Warner Brothers are wooing Morpheus

I just got finished with re-reading the ten volumes of the original series and yet again I was astounded, blown-away and at a very deep level impressed with Neil Gaiman’s ability to create and inspire.   Rumor mills have always been churning about a Sandman movie or a Death movie… but now it looks like WB might make a run for a TV mini-series or ongoing weekly.

In all honesty, I have no idea how this would work well at all, but here is the article from The Hollywood Reporter

Exclu: “The Sandman,” the Neil Gaiman-penned comic book series considered a seminal work in the medium, is in the early stages of being developed into a TV series.

Warner Bros. TV is in the midst of acquiring television rights from sister company DC Entertainment and is in talks with several writer-producers about adapting the 1990s series. At the top of the list is Eric Kripke, creator of the CW’s horror-tinged “Supernatural.”

“Sandman” told the tale of Morpheus, the Lord of the Dreaming, a deity who personifies dreams. The book began in the horror realm but quickly made its mark in fantasy and mythology as Gaiman introduced the Endless, a group of powerful brothers and sisters that includes Destiny, Death, Destruction, Despair, Desire and Delirium (as well as Dream).

The book helped establish DC’s Vertigo imprint and won several awards. It also was one of the few comics that segued from the comics crowd, entering the intellectual and art worlds and winning over a large non-comics-reading audience, particularly via a devoted female following.

A movie version of “Sandman” had been in development since the mid-’90s, with an early version involving Roger Avary. That cooled earlier in the decade, with the thinking that to the best way to tackle an adaptation is the TV route. At one point DC was in talks with HBO and James Mangold to develop a show without WBTV’s involvement, but that never coalesced.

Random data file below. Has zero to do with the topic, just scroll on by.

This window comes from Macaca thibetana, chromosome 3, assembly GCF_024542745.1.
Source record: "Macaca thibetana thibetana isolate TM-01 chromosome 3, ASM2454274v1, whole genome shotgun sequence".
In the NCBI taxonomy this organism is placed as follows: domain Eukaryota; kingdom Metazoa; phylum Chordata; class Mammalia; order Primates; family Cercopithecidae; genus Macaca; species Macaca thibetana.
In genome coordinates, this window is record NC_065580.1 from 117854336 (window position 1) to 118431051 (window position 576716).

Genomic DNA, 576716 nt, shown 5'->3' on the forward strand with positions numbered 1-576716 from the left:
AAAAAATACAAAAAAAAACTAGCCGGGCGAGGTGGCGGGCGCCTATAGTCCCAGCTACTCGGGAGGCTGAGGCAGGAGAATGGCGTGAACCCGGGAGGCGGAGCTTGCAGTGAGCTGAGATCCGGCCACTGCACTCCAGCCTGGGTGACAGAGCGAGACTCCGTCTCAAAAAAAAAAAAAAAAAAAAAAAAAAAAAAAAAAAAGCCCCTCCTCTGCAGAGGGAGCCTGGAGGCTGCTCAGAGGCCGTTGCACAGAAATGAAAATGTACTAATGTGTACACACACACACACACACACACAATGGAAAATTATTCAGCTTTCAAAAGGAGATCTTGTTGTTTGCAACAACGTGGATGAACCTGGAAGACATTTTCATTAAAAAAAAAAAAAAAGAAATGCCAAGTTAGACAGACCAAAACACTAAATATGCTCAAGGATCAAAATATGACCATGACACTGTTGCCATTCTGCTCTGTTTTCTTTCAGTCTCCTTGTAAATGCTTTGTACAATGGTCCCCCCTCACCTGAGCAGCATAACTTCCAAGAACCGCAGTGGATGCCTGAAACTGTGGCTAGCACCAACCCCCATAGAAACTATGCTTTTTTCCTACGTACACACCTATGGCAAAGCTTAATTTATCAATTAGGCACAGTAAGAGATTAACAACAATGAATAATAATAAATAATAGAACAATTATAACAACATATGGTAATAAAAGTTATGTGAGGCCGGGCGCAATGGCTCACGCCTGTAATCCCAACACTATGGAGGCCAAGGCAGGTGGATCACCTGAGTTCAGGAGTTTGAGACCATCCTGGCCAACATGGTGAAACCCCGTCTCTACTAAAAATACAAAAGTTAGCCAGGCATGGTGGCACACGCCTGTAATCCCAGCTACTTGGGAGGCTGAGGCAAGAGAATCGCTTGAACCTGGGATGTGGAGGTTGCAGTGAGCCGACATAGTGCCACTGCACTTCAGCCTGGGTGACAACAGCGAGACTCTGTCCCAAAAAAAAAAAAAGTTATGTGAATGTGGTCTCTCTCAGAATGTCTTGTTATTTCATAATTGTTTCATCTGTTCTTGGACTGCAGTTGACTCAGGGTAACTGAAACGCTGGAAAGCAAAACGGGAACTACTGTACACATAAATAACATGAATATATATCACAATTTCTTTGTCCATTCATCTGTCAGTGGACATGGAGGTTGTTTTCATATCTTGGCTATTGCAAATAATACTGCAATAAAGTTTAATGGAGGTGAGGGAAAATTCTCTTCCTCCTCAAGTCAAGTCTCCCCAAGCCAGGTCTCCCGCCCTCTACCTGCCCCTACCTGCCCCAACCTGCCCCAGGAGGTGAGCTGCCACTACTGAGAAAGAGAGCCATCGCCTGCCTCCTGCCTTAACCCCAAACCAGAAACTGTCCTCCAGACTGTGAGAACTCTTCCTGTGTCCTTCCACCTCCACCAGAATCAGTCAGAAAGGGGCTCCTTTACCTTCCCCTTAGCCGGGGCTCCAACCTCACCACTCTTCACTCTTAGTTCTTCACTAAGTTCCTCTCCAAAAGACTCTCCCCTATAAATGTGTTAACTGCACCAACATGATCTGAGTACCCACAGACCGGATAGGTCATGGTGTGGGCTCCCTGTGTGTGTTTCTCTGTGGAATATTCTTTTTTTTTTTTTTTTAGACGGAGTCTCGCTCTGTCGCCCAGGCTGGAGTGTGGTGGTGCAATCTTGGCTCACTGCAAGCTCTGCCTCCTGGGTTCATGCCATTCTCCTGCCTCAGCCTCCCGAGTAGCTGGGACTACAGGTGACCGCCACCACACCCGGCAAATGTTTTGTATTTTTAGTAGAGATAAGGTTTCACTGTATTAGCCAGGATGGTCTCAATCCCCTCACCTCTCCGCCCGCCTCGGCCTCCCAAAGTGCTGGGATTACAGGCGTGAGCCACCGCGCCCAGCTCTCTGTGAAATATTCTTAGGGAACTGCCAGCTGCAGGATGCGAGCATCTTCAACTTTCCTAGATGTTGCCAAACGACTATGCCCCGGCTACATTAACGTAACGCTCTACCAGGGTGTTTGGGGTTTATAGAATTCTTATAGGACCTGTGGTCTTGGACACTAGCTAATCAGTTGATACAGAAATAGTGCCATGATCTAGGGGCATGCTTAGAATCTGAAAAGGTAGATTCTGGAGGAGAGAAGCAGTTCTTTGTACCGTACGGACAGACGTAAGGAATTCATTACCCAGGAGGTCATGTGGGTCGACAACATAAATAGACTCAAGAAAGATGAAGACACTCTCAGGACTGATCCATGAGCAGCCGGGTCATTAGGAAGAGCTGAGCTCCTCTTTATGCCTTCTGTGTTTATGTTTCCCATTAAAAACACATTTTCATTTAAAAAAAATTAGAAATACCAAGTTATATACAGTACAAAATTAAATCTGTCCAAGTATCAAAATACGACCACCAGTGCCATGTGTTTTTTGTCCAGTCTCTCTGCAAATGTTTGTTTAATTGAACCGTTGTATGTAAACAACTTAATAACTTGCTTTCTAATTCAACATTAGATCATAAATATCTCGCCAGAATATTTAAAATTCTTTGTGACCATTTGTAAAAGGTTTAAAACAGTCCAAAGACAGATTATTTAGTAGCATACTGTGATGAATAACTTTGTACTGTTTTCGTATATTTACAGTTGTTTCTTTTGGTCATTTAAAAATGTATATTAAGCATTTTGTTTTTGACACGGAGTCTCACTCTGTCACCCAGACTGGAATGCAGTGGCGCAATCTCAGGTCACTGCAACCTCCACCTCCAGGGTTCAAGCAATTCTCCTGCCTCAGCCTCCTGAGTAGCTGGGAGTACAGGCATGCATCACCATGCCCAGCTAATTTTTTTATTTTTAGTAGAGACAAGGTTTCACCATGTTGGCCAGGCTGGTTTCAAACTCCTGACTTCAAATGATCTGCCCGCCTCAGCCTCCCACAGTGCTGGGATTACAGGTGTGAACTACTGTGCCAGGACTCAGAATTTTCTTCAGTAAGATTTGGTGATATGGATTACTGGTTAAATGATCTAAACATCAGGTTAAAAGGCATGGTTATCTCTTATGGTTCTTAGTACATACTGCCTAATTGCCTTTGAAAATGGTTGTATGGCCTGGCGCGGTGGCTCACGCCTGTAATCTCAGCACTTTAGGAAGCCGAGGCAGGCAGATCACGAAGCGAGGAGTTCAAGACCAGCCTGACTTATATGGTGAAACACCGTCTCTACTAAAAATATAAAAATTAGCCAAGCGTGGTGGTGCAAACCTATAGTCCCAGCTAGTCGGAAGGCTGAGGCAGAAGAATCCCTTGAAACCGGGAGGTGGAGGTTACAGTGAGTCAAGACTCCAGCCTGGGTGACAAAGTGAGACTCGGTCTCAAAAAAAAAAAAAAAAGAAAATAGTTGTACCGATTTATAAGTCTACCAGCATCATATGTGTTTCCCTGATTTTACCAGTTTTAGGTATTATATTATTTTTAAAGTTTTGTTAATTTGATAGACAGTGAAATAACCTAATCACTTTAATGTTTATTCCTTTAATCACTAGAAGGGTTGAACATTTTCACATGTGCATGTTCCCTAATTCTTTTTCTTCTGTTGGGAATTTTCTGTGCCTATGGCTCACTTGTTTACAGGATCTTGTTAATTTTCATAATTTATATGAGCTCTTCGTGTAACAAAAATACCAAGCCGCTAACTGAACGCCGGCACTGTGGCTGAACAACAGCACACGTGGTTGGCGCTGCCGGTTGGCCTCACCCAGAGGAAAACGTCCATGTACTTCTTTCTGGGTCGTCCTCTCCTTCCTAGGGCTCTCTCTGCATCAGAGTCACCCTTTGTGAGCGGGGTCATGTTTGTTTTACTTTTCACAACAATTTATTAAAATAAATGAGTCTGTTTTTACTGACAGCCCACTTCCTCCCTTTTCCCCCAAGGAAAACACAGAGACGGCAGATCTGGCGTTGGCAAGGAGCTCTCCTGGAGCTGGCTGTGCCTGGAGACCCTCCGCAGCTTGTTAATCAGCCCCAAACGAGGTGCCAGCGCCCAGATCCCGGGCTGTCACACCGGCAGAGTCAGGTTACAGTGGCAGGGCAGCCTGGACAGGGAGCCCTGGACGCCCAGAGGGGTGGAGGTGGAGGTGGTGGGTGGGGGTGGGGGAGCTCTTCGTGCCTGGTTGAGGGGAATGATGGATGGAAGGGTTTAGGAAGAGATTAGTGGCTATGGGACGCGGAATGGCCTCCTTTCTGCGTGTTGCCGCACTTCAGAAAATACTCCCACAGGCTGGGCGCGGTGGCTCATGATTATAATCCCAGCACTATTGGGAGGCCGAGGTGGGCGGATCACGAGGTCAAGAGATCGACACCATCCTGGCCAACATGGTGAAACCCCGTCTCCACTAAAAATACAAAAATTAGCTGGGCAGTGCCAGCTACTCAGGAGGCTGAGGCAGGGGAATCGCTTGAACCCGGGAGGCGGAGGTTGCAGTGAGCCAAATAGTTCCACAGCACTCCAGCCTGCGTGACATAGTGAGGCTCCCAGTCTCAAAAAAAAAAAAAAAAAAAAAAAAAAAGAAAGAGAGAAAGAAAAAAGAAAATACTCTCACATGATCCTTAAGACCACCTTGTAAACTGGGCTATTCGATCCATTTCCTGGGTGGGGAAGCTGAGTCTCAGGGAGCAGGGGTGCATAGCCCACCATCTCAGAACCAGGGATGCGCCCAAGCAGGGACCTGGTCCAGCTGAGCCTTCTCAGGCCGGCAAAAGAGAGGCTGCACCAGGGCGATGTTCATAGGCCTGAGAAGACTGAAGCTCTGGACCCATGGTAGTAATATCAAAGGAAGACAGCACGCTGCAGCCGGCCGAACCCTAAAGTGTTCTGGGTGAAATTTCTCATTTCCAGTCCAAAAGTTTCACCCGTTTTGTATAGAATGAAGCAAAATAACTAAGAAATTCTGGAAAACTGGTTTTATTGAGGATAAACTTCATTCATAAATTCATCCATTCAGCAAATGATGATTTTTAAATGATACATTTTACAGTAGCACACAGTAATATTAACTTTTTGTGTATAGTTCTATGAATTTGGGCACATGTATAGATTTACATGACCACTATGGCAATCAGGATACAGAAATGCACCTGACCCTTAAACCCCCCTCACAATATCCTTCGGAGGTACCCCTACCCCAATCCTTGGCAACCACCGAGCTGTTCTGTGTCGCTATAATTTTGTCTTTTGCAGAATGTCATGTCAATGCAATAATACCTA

Gaiman was not officially involved with the HBO attempt, though he and Mangold held several rounds of talks surrounding characters and story. The author is not involved in the latest development, though because it is early in the process, that could change.

Kripke has been described as interested in tackling an adaptation but cautious because the comic book has such a passionate following and is held in such high regard. It’s the kind of series where each production decision, from casting to script to design, would be scrutinized by devotees.

Still, Kripke managed to create and sustain “Supernatural,” which week in and week out deals with fantasy, mythological and horror elements. He also displayed a certain amount of creative integrity when he stuck to his guns by not returning as showrunner when the network renewed the series for a sixth season after he completed a planned five-season story line.

WBTV and WME, which reps Kripke, declined to comment.

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Updated: September 2, 2010 — 10:48 am

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